Margaret Thatcher once said, “The problem with socialism is that you eventually run out of other people’s money.” During my week in Cuba, I saw firsthand the truth of her case.

Havana, a once-glorious architectural gem, is falling down — literally. Much of the central city is crumbling and building collapses are common because there is no maintenance. Many people live without running water, and roosters can be heard crowing a block from the nation’s capitol, which is shuttered for “renovations.”

The sight of American cars from before 1959 plying the streets is charming but an indication of chronic stagnation. Going to the rural areas is like boarding a time machine to the 19th century. Farmers plow by walking behind two oxen, and horses provide basic transportation. Public “buses” consist of horse-drawn wagons.

Fidel Castro’s “revolución,” now in its 54th year, as spray-painted slogans constantly remind you, is running out of other people’s money. First the Soviet Union propped up the Communist takeover, and after its collapse, Hugo Chavez of Venezuela came to Castro’s rescue.

It’s a devil’s bargain. Castro barters young Cuban professionals for oil, with Chavez delivering a reported 100,000 barrels a day. In exchange, Cuban doctors and teachers are sent to Venezuela. Chavez went to Cuba for cancer treatment last year.

Castro himself almost died in 2006, although of what remains a mystery. He still heads the Communist Party, but is rarely seen and there are rumors he suffers from dementia. His brother, Raul, runs the government, though it’s not clear he could survive Fidel’s death.

The brothers’ scramble to keep 11 million Cubans sullen but not mutinous is leading to a patchwork of liberalizations. Tourism is growing, bringing in foreign investment and the dreaded C-word — capitalism. Large collective farms are being divided, with farmers getting plots to use for 10 years and permits to sell their produce.

Some houses can be bought and sold, though the rules are subject to bureaucratic whim. Except for the prerevolution Chevies and Cadillacs, “ownership” remains an elusive concept. The state holds all power, and harassment by the police and military is a reminder that any freedom can be canceled without notice.

A member of the revolutionary generation told me he sees Cuba as “an aging police state.” He said with sadness that the grandchildren of the revolutionaries have fled to America and elsewhere.

Young people who can’t leave largely are cut off from the world. I saw only a few cellphones and not a single iPhone. The Internet is a stranger and Cuban TV is limited to four or five channels.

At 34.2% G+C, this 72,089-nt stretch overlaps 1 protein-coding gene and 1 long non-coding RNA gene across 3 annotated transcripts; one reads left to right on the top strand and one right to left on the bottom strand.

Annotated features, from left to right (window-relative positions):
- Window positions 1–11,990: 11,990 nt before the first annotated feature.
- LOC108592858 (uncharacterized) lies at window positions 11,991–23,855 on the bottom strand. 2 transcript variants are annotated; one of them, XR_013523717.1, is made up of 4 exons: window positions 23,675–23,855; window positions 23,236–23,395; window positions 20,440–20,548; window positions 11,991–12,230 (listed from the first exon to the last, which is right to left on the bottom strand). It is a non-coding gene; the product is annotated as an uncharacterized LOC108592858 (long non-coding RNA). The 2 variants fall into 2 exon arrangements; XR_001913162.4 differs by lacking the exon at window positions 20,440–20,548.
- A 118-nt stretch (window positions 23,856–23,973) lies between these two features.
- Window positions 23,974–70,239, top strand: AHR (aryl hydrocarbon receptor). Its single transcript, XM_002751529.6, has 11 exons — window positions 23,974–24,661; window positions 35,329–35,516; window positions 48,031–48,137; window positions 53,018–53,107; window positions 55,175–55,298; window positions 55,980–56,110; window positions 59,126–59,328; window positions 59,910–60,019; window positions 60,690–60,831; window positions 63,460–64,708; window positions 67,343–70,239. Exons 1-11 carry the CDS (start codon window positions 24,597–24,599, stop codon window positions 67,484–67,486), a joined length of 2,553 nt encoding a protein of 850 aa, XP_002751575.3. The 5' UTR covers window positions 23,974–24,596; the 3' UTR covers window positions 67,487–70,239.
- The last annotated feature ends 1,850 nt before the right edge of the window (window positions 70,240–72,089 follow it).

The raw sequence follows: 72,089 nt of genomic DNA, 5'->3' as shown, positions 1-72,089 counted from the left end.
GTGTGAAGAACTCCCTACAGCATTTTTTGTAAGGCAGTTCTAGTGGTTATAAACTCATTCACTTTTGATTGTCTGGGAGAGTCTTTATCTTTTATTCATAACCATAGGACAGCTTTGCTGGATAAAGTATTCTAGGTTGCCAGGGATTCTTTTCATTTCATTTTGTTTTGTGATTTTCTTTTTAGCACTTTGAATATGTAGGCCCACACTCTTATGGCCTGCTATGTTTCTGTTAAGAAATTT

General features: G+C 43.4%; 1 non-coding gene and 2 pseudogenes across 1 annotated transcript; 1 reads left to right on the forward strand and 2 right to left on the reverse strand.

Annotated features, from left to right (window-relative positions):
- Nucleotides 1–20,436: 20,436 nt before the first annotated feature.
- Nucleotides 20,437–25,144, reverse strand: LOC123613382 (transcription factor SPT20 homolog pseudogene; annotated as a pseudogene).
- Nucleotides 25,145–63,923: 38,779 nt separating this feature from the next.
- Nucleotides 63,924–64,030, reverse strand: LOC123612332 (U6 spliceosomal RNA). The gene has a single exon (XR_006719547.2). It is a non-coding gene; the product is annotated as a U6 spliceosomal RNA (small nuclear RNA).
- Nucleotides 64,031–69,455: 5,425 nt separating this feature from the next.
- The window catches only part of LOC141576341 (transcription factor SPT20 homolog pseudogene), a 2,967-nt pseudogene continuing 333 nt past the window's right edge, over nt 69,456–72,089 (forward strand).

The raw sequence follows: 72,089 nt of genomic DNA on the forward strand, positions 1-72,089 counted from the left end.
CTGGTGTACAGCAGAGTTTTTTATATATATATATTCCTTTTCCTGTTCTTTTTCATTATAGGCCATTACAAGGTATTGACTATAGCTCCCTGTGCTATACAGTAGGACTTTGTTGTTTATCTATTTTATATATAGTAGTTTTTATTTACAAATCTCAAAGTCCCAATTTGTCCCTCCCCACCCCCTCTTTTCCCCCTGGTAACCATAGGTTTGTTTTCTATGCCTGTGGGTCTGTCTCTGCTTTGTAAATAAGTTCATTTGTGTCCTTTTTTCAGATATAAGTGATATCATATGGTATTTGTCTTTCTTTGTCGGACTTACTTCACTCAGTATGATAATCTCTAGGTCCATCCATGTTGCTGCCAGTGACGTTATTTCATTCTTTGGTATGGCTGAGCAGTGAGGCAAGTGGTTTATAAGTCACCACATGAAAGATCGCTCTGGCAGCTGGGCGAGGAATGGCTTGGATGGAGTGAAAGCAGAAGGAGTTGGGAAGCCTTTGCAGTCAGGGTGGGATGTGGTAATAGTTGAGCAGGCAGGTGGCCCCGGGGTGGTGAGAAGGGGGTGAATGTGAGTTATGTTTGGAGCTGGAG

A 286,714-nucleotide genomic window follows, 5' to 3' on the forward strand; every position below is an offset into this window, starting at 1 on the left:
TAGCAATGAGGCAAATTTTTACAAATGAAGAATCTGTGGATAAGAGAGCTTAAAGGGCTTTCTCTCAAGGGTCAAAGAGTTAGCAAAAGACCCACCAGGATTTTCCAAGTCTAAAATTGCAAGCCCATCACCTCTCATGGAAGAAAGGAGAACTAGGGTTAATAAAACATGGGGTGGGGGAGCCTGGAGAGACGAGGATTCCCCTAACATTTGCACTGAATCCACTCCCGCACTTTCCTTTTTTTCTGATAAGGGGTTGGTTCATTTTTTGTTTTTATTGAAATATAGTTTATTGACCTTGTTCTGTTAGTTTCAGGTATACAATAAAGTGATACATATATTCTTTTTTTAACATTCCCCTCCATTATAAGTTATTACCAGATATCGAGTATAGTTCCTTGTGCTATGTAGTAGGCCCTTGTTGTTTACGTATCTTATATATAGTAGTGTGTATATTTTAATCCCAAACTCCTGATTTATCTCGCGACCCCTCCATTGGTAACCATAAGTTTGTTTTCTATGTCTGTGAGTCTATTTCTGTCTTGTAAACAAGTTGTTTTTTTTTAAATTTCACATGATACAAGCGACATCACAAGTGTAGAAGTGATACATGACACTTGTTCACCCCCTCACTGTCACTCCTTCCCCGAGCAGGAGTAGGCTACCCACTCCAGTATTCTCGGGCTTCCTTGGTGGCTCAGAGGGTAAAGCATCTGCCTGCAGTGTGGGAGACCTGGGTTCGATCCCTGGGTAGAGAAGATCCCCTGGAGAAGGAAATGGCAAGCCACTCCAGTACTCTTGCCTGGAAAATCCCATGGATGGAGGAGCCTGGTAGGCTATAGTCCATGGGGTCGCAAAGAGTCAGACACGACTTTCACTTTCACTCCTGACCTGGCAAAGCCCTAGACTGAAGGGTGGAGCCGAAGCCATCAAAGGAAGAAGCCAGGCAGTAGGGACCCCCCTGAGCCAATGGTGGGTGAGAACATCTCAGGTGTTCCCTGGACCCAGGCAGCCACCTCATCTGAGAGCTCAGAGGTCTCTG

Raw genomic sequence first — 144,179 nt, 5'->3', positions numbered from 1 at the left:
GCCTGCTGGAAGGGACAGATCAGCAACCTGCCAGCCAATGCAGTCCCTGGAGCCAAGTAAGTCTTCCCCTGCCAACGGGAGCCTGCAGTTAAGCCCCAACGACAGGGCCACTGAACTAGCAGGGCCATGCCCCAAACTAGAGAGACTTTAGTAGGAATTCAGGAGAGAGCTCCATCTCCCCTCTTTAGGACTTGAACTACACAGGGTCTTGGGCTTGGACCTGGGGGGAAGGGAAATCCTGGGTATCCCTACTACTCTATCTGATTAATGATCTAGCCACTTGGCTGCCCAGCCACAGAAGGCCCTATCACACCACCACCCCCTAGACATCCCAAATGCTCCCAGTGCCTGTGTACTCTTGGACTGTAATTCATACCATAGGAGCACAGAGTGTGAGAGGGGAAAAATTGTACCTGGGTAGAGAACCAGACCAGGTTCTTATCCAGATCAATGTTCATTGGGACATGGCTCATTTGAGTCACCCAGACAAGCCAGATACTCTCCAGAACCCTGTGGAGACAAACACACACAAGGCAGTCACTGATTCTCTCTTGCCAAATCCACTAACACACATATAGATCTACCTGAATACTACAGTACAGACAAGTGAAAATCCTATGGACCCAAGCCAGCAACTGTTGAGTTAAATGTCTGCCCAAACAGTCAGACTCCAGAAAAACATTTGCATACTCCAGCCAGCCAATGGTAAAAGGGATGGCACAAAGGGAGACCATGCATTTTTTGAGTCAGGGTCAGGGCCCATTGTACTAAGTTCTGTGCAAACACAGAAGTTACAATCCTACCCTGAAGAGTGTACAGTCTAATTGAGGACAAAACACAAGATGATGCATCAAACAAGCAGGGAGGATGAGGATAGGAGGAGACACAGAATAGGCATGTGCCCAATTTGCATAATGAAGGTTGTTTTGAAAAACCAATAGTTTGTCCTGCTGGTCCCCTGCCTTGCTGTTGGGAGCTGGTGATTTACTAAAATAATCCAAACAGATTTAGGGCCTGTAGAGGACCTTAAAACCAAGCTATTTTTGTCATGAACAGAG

Still, the world is coming to Cuba. Modern Chinese buses ferry European and American visitors around the country, and whole towns reportedly house Chinese engineers. A Spanish chain has built dozens of hotels, including coastal resorts that cater to Germans, Brits and Argentinians.

America isn’t in the game, thanks to the US boycott, which dates to JFK’s time. Even tourism is forbidden, though President Obama has eased restrictions on family and cultural visits. I was part of a group admitted under an arts foundation program.

Whether our policies will change is up in the air. Republicans Mitt Romney and Newt Gingrich, seeking support from the Cuban exile community in Florida, oppose trade with Castro, arguing that doing so would prop up his rule.

The contradiction — we trade with other totalitarian states, such as China — gives rise to charges that the boycott is outdated, that the exile generation has too much power, and that America is being left behind as Cuba modernizes.

All true, but the charges overlook another fact: The Castros and their cronies are not eager to trade with us. Given geography and history, they know their grubby business of suppression can’t compete with the democracy appeals America wears like a second skin.

Their arrest of Alan Gross, an American working with the State Department to help Cuban Jews connect to the Internet, was a chilling illustration of who they are. Gross is serving a 15-year sentence.

Moreover, Cuban military leaders and other connected families are getting rich under the status quo through black-market gasoline, monopolies and government contracts. Any opening with America could doom their scam.

So don’t expect a Cuban Spring anytime soon.

Michael Goodwin is a Fox News contributor and New York Post columnist. To continue reading about his recent trip to Cuba, click here.